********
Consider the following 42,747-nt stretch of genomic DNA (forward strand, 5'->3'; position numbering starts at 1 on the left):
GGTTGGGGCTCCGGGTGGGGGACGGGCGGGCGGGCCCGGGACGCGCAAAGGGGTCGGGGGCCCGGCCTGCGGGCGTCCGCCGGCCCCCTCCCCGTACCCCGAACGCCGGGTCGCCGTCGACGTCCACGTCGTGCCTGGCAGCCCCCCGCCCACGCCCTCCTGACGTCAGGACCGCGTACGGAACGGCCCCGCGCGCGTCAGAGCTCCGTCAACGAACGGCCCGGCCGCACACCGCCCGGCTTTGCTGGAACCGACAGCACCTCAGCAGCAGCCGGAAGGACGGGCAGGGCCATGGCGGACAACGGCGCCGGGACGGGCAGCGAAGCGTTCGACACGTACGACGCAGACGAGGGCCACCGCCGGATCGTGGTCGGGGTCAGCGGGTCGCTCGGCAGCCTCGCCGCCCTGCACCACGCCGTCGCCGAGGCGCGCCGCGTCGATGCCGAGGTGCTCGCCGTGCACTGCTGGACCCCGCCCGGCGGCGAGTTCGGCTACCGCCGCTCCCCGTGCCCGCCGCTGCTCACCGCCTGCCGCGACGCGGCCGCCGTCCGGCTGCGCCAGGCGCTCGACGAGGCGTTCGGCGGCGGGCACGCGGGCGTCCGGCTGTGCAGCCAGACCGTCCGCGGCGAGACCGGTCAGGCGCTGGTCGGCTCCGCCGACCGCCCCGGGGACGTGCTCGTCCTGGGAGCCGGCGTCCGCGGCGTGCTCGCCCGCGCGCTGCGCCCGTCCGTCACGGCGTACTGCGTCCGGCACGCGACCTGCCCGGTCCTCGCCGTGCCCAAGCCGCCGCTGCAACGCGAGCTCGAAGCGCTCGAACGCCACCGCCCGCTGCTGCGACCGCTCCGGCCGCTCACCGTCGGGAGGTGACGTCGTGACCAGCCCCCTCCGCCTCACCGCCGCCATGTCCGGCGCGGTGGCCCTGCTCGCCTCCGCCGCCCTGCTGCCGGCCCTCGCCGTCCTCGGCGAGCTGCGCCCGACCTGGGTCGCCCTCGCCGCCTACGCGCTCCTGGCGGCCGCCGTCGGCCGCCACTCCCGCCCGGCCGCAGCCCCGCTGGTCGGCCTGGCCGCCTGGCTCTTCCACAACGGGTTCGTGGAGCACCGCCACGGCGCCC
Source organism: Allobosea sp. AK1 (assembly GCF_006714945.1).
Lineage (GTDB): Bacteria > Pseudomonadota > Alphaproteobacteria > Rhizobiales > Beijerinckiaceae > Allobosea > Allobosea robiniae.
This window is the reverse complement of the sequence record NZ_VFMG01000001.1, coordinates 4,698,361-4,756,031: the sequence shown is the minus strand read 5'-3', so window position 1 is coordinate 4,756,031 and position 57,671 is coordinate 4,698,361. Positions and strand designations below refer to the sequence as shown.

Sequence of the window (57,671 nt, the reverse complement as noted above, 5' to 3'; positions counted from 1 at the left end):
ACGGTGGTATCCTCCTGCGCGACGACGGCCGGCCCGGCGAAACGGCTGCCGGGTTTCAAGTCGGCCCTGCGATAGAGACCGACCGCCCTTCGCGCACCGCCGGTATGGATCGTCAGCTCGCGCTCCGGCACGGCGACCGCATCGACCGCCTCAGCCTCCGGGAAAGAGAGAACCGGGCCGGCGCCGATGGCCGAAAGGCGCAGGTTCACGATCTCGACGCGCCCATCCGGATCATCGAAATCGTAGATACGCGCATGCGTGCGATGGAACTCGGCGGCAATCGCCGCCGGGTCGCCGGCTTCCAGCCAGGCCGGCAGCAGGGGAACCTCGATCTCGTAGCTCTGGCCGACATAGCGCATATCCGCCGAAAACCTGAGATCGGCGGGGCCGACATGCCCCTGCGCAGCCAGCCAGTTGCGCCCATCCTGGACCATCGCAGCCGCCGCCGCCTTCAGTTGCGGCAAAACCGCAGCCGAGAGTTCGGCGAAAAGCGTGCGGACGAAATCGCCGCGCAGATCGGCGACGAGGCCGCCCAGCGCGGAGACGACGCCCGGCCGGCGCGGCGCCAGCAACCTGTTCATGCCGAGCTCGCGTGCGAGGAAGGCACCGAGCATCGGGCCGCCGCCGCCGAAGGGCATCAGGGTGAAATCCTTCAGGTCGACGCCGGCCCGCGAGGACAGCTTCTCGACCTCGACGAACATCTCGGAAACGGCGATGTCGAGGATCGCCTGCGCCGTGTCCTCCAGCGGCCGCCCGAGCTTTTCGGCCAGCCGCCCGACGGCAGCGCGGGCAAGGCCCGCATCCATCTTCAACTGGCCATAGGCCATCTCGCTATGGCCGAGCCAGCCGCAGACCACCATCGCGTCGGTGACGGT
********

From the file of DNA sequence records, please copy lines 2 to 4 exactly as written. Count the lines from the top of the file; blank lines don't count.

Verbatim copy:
GGTTGGGGCTCCGGGTGGGGGACGGGCGGGCGGGCCCGGGACGCGCAAAGGGGTCGGGGGCCCGGCCTGCGGGCGTCCGCCGGCCCCCTCCCCGTACCCCGAACGCCGGGTCGCCGTCGACGTCCACGTCGTGCCTGGCAGCCCCCCGCCCACGCCCTCCTGACGTCAGGACCGCGTACGGAACGGCCCCGCGCGCGTCAGAGCTCCGTCAACGAACGGCCCGGCCGCACACCGCCCGGCTTTGCTGGAACCGACAGCACCTCAGCAGCAGCCGGAAGGACGGGCAGGGCCATGGCGGACAACGGCGCCGGGACGGGCAGCGAAGCGTTCGACACGTACGACGCAGACGAGGGCCACCGCCGGATCGTGGTCGGGGTCAGCGGGTCGCTCGGCAGCCTCGCCGCCCTGCACCACGCCGTCGCCGAGGCGCGCCGCGTCGATGCCGAGGTGCTCGCCGTGCACTGCTGGACCCCGCCCGGCGGCGAGTTCGGCTACCGCCGCTCCCCGTGCCCGCCGCTGCTCACCGCCTGCCGCGACGCGGCCGCCGTCCGGCTGCGCCAGGCGCTCGACGAGGCGTTCGGCGGCGGGCACGCGGGCGTCCGGCTGTGCAGCCAGACCGTCCGCGGCGAGACCGGTCAGGCGCTGGTCGGCTCCGCCGACCGCCCCGGGGACGTGCTCGTCCTGGGAGCCGGCGTCCGCGGCGTGCTCGCCCGCGCGCTGCGCCCGTCCGTCACGGCGTACTGCGTCCGGCACGCGACCTGCCCGGTCCTCGCCGTGCCCAAGCCGCCGCTGCAACGCGAGCTCGAAGCGCTCGAACGCCACCGCCCGCTGCTGCGACCGCTCCGGCCGCTCACCGTCGGGAGGTGACGTCGTGACCAGCCCCCTCCGCCTCACCGCCGCCATGTCCGGCGCGGTGGCCCTGCTCGCCTCCGCCGCCCTGCTGCCGGCCCTCGCCGTCCTCGGCGAGCTGCGCCCGACCTGGGTCGCCCTCGCCGCCTACGCGCTCCTGGCGGCCGCCGTCGGCCGCCACTCCCGCCCGGCCGCAGCCCCGCTGGTCGGCCTGGCCGCCTGGCTCTTCCACAACGGGTTCGTGGAGCACCGCCACGGCGCCC
Source organism: Allobosea sp. AK1 (assembly GCF_006714945.1).
Lineage (GTDB): Bacteria > Pseudomonadota > Alphaproteobacteria > Rhizobiales > Beijerinckiaceae > Allobosea > Allobosea robiniae.